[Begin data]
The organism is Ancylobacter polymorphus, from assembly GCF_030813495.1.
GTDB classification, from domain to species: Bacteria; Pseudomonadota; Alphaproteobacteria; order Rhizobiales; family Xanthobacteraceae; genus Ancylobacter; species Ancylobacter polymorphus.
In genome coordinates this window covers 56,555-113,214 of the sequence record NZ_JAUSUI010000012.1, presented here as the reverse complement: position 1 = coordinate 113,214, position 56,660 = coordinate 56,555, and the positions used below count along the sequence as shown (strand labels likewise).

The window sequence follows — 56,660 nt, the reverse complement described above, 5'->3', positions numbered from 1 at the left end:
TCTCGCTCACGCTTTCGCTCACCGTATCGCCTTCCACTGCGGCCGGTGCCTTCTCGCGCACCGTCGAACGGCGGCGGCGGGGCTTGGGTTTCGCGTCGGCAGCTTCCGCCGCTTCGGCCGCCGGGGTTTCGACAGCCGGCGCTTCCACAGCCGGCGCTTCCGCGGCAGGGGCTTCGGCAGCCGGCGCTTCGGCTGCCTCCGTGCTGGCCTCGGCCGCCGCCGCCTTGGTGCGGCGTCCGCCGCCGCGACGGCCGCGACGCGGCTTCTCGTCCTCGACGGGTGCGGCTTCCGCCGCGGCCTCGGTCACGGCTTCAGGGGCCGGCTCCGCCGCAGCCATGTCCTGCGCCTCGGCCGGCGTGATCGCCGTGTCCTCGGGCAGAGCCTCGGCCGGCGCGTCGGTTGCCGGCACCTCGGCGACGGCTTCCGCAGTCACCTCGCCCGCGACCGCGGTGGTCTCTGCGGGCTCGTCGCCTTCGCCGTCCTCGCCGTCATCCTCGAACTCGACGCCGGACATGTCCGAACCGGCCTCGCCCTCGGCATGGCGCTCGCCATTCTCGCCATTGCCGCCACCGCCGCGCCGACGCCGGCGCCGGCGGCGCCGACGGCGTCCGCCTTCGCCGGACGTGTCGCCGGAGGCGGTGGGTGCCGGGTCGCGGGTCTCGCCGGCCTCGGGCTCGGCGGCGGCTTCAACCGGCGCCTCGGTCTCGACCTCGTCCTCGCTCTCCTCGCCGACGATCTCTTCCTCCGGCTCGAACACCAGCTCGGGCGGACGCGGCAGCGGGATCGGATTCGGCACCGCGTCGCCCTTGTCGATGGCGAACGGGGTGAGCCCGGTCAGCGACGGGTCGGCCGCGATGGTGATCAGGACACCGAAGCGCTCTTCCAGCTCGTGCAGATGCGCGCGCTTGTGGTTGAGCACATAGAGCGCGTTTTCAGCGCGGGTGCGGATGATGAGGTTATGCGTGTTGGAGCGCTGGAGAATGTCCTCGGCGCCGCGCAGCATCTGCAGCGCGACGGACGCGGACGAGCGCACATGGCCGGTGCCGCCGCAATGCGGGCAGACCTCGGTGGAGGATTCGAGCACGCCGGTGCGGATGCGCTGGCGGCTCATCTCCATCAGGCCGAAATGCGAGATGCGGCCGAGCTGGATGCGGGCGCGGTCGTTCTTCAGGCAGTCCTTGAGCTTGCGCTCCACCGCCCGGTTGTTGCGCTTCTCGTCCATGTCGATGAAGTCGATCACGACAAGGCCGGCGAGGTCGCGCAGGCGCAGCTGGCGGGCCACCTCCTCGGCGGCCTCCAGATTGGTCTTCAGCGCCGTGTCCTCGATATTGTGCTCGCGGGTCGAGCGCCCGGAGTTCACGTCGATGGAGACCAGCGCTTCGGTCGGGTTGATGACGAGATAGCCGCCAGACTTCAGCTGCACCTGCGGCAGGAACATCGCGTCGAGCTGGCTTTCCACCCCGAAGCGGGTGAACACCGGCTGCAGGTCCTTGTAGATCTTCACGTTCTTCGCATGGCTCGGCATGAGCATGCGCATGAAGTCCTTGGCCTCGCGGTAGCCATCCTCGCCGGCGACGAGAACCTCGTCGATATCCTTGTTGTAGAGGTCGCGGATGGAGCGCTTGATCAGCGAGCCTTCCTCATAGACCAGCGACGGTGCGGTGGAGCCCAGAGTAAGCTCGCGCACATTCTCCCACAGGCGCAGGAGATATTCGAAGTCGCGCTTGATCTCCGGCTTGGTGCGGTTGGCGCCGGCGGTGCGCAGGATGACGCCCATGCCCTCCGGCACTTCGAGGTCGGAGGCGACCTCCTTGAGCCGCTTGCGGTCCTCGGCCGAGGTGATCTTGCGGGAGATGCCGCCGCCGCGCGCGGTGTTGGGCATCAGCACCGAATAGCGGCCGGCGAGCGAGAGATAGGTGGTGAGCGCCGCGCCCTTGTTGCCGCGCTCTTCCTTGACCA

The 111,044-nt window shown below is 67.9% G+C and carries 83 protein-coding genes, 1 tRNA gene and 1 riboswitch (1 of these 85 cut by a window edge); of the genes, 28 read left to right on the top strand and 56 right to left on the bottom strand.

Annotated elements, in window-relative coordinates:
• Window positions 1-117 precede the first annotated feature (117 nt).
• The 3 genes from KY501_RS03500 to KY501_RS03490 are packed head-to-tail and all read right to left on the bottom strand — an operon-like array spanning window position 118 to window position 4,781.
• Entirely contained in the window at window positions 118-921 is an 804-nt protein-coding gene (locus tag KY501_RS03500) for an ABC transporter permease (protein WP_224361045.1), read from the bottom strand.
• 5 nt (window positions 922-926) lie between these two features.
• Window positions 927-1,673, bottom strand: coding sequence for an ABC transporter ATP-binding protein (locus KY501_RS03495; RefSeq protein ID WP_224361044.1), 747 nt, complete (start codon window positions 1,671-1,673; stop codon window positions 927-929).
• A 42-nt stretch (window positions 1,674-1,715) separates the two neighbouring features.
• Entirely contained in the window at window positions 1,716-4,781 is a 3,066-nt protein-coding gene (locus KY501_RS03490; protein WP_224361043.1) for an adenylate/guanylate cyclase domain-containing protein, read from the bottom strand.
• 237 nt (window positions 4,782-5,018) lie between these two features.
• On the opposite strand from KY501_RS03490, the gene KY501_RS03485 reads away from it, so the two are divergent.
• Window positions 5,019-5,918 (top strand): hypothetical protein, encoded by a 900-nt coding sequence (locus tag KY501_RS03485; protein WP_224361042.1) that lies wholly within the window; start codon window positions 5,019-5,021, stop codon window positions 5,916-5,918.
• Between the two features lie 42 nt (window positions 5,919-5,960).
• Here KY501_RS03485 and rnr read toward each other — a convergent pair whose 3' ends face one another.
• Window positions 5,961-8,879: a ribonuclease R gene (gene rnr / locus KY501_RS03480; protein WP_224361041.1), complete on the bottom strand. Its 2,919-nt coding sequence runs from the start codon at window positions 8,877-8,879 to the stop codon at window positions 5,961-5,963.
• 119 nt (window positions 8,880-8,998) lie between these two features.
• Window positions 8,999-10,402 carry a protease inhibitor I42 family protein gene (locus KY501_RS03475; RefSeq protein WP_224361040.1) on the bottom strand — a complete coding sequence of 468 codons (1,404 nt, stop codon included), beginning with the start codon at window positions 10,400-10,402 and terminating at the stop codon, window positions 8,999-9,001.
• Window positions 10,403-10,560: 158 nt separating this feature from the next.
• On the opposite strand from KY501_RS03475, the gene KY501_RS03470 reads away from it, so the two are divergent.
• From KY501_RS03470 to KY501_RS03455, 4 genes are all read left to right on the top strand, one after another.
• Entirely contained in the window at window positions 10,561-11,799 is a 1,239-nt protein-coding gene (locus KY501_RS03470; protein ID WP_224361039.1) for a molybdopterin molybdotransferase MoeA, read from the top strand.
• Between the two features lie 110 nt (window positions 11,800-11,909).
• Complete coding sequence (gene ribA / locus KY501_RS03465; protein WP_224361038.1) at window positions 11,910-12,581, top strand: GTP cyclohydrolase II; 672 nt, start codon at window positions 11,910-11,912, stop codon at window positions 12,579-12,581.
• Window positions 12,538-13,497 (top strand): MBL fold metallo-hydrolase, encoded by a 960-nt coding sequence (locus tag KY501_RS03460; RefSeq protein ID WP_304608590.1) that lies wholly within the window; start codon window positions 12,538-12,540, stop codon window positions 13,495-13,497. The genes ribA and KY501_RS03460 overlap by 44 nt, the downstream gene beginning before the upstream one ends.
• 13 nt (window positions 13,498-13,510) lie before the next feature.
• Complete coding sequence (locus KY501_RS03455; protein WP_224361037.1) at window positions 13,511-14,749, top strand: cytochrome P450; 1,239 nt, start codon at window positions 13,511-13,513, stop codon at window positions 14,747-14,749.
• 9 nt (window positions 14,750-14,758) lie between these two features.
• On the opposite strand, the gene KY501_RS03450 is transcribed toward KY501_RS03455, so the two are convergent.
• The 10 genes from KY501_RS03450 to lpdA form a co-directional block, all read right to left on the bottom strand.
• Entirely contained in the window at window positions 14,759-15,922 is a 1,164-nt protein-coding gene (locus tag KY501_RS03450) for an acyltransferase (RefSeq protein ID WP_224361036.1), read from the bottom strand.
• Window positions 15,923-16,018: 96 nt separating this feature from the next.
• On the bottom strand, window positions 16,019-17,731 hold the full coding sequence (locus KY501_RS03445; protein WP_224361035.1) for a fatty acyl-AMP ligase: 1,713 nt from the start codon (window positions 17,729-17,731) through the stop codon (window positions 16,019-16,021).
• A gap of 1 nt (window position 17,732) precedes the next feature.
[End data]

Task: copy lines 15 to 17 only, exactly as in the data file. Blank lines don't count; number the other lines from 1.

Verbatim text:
• 237 nt (window positions 4,782-5,018) lie between these two features.
• On the opposite strand from KY501_RS03490, the gene KY501_RS03485 reads away from it, so the two are divergent.
• Window positions 5,019-5,918 (top strand): hypothetical protein, encoded by a 900-nt coding sequence (locus tag KY501_RS03485; protein WP_224361042.1) that lies wholly within the window; start codon window positions 5,019-5,021, stop codon window positions 5,916-5,918.